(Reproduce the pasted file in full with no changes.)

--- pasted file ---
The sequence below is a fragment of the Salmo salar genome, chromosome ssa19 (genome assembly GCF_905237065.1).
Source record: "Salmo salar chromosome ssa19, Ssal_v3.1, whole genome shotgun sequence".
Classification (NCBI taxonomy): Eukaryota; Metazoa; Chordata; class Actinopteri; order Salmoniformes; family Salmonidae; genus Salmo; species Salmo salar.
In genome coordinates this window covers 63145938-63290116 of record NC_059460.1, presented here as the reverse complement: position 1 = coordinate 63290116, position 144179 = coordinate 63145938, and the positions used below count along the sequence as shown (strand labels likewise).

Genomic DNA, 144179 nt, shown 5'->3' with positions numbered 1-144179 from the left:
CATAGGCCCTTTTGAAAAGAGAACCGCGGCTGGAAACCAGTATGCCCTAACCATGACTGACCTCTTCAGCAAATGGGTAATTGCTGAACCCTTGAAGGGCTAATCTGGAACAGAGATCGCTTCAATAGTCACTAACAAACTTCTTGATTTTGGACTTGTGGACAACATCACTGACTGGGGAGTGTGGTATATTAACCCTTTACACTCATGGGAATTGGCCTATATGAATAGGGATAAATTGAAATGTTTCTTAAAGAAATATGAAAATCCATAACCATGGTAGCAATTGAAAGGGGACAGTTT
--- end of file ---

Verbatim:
The sequence below is a fragment of the Salmo salar genome, chromosome ssa19 (genome assembly GCF_905237065.1).
Source record: "Salmo salar chromosome ssa19, Ssal_v3.1, whole genome shotgun sequence".
Classification (NCBI taxonomy): Eukaryota; Metazoa; Chordata; class Actinopteri; order Salmoniformes; family Salmonidae; genus Salmo; species Salmo salar.
In genome coordinates this window covers 63145938-63290116 of record NC_059460.1, presented here as the reverse complement: position 1 = coordinate 63290116, position 144179 = coordinate 63145938, and the positions used below count along the sequence as shown (strand labels likewise).

Genomic DNA, 144179 nt, shown 5'->3' with positions numbered 1-144179 from the left:
CATAGGCCCTTTTGAAAAGAGAACCGCGGCTGGAAACCAGTATGCCCTAACCATGACTGACCTCTTCAGCAAATGGGTAATTGCTGAACCCTTGAAGGGCTAATCTGGAACAGAGATCGCTTCAATAGTCACTAACAAACTTCTTGATTTTGGACTTGTGGACAACATCACTGACTGGGGAGTGTGGTATATTAACCCTTTACACTCATGGGAATTGGCCTATATGAATAGGGATAAATTGAAATGTTTCTTAAAGAAATATGAAAATCCATAACCATGGTAGCAATTGAAAGGGGACAGTTT